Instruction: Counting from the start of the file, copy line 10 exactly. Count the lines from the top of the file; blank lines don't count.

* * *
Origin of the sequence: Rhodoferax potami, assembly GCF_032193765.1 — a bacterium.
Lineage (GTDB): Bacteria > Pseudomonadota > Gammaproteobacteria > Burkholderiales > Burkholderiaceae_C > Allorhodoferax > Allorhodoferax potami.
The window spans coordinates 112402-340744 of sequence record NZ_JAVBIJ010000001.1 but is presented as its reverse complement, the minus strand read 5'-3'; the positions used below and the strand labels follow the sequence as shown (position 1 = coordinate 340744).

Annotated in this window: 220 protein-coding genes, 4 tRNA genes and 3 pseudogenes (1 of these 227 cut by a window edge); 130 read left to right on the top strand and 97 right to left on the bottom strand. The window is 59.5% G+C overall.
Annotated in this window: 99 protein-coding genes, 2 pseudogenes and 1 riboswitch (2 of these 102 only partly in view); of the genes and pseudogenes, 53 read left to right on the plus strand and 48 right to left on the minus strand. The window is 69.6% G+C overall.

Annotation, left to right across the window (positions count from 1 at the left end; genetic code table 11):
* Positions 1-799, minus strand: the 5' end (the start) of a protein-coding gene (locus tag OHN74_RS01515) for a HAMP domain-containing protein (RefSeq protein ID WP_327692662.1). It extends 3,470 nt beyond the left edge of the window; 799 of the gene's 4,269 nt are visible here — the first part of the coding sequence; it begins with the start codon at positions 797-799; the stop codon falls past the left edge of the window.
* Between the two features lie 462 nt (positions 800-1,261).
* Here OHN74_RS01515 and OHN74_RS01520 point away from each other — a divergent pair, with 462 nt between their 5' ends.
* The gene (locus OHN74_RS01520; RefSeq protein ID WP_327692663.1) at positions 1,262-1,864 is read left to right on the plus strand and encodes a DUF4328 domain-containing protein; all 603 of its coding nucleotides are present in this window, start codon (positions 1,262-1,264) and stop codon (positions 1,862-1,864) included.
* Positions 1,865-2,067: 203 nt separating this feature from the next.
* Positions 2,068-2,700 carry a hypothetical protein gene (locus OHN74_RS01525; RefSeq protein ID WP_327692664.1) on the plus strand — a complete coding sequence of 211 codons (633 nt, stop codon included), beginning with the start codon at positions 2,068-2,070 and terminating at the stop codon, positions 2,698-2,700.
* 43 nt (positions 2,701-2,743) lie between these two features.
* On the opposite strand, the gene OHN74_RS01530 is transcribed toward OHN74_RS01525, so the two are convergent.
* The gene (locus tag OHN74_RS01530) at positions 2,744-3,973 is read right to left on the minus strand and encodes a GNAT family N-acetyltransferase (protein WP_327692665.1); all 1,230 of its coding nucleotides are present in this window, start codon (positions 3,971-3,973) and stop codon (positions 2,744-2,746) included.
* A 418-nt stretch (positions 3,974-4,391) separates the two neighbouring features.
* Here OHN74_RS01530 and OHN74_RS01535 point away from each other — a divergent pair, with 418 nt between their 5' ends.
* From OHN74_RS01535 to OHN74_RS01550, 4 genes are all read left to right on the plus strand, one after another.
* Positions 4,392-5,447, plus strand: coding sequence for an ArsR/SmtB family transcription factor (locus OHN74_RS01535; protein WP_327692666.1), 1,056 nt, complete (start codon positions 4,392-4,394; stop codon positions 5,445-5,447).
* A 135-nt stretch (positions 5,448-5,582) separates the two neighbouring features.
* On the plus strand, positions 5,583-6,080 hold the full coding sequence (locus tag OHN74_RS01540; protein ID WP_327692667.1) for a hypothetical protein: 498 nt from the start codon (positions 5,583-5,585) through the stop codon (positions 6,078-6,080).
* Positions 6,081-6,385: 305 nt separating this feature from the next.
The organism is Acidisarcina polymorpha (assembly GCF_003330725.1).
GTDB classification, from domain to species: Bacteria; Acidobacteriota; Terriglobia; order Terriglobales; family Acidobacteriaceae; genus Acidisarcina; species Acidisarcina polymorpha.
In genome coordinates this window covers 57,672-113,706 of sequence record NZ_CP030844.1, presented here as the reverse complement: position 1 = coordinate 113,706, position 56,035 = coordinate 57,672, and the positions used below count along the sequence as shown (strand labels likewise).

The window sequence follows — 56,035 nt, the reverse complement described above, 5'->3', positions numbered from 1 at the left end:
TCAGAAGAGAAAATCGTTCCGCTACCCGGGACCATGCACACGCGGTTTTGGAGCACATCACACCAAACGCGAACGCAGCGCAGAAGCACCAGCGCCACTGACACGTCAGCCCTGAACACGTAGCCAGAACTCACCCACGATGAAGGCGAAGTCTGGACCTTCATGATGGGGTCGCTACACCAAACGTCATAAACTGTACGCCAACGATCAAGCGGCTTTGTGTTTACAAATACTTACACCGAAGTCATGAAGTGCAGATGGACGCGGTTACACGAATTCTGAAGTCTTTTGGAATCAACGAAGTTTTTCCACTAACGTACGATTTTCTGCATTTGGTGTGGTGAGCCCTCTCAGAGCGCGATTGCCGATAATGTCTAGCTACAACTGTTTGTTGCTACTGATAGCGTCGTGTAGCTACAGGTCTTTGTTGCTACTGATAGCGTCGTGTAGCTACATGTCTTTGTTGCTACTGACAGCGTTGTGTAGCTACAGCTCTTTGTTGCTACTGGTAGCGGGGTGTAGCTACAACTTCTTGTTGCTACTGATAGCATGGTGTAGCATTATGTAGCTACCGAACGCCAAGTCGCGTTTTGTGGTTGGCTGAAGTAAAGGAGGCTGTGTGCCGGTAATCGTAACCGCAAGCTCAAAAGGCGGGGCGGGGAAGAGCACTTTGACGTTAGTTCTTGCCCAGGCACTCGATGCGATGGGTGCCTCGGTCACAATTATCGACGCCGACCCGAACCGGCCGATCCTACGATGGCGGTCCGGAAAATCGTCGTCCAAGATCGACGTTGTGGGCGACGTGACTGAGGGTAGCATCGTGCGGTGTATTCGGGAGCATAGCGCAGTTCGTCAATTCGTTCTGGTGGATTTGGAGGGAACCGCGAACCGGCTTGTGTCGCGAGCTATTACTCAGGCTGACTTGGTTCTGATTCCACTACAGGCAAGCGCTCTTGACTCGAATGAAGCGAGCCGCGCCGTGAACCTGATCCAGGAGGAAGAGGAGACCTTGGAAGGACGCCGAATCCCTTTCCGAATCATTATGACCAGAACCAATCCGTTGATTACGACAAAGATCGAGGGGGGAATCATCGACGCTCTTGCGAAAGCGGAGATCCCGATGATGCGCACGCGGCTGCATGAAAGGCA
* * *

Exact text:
* The gene (locus OHN74_RS01520; RefSeq protein ID WP_327692663.1) at positions 1,262-1,864 is read left to right on the plus strand and encodes a DUF4328 domain-containing protein; all 603 of its coding nucleotides are present in this window, start codon (positions 1,262-1,264) and stop codon (positions 1,862-1,864) included.